I am new to Map 3D. I have to redraw 19th century raster maps that cannot be vectorized automatically.
The borders of the parcels are heavily curved.
I insert the raster map and start to trace/draw on a new layer.
1. Now, if I want to draw a second parcel that has a common curvy border with a first parcel how do I best trace the common border? What I would like is that the vertices along the common border are all displayed so I could just click them rapidly to draw the common border of the second parcel. However I cannot find a way to display all vertices. Is there a solution for this?
2. For drawing a new parcel alongside multiple existing parcels, a beter/faster option would be that I just click the vertices on junctions of the common border and the software would automatically trace the line between the junctions, create all vertices and snap them to the existing vertices on the common border of the existing parcel. Is there a solution for this?
You don't need to draw the common border, since Autocad Map does it automatically.
When you end the raw vectorization:
Many thanks, this could be a perfect solution!
Some new questions now if I may?
"breaking crossing objects" breaks the common border away from parcel 1 and makes it a separate polyline.
"mapclpline" closes the parcels 1 and 2 along this separated polyline.
The separated polyline is not removed after that, so the common border has now 3 lines on top of each other.
Is this OK? Should I remove this separated polyline afterwards?
Sometimes after reviewing the results some adjustments must be made to the position of some vertices.
If I click a vertex on the common border of parcel 1 and move it, the underlying vertex of parcel 2 does not move with it. All my Osnap options are on. How can I set Autocad to make all snapped vertices move together?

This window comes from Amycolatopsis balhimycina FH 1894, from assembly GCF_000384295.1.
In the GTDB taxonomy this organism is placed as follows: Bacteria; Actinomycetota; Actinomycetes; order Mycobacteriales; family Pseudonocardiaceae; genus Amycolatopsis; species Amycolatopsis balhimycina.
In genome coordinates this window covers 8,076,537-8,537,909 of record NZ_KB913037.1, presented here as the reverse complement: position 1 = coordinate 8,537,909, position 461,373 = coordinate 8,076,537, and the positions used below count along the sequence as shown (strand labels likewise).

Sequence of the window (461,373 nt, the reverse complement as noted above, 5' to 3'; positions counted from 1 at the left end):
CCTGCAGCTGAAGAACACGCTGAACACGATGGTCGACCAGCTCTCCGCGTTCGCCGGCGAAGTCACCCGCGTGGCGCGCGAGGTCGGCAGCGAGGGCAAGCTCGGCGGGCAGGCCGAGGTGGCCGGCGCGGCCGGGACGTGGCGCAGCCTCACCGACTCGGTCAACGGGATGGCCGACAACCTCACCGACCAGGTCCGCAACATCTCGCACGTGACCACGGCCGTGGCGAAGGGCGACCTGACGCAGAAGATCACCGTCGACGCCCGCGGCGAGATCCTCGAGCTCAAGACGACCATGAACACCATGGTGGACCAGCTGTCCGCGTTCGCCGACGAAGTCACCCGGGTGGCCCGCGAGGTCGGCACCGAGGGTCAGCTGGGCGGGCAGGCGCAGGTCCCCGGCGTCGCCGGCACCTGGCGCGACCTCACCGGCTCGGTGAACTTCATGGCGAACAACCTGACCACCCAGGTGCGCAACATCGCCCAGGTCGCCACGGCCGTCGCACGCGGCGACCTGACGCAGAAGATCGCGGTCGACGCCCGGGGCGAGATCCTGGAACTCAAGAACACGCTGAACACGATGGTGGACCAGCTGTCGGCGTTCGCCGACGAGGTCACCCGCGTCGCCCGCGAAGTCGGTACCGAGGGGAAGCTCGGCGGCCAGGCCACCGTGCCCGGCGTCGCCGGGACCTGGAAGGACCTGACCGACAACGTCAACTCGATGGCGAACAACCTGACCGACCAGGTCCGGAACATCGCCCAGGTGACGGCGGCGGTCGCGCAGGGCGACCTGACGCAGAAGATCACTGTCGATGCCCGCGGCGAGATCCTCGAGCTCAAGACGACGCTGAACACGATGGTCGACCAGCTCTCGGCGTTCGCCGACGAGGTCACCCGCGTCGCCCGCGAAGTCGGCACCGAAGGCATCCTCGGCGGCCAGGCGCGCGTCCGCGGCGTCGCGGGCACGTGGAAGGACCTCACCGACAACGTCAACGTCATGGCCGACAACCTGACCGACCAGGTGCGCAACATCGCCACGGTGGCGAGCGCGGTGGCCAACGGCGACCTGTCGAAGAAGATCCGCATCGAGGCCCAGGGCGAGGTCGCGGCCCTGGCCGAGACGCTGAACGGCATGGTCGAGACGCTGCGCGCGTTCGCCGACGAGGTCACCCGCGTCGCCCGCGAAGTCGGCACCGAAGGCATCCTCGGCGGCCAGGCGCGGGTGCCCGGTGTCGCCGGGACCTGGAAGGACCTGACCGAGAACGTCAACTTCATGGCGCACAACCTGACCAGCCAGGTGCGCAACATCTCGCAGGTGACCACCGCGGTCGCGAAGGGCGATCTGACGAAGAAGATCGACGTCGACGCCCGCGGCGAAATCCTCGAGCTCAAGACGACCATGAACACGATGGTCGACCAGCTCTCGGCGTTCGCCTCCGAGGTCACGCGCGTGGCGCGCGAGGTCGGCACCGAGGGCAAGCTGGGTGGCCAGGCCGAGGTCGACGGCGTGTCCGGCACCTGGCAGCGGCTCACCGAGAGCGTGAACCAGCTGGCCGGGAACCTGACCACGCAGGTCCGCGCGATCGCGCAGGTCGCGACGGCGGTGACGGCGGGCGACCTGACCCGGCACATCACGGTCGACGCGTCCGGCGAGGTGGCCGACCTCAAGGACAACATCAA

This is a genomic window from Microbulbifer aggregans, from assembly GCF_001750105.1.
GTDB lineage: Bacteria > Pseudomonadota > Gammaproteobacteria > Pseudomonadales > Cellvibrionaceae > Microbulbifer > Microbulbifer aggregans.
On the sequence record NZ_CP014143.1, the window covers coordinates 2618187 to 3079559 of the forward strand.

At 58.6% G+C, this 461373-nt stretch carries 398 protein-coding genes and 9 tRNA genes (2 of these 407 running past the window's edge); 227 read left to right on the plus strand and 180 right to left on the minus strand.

What exactly is the difference between a node and a vertex? If I click a vertex/node and move it, Autocad calls it a vertex but "maptocreate" calls the same item a node?
The command _MAPCLPLINE allows you to create the closed polys on a new layer, so you can easily freeze the layer containing the manually drawn border.
Use the _STRETCH command instead.
I think "node" means "centroid", but let's wait for an Autodesk specialist opinion...
A set of geometric relationships between drawing objects, including links, nodes, and centroids. Topology describes how lines, nodes, and polygons connect and relate to each other, and forms the basis for advanced GIS functions such as network tracing, spatial analysis, buffer analysis, overlay analysis, and dissolving a polygon topology.
Answer #1: OK
Answer # 2: I think I use "stretch". If I click the vertex, the command line shows "stretch" and the little menu near the arrow shows the options stretch vertex/ remove vertex/ add vertex. However, when I drag the vertex the underlying vertices do not move with the upper vertex. If I type "stretch" in the command line Autocad wants me to select objects; however I do not want to move objects, only vertices.
Answer #3: OK
Many thanks again!
Hello Antoniovinci and Dave,
Your methods both work well so my original problem is now almost solved.
Almost because I am not completely happy with the fact that each method leaves an unclosed polyline behind.
The solution of adding the results of the operation to a new layer works fine if you do the operation only once but I work on maps with more than 1000 parcels so I tend to work step by step. Every 50 parcels or so i would like to perform the operation and then the results of the previous steps are also left behind on the layer with the unclosed polylines. Is there a method to delete all unclosed polygons? I think this would make me completely happy.
As said before, you should create the topology AFTER the complete manual vectorization.
Once the polygon topology is correctly generated, you get INSTANTLY all the closed polylines thru _MAPCLPLINE.
In other words: the tedious work is to draw the old scanned paper, while the clever finishing belongs to the powerful tools of Autocad Map.
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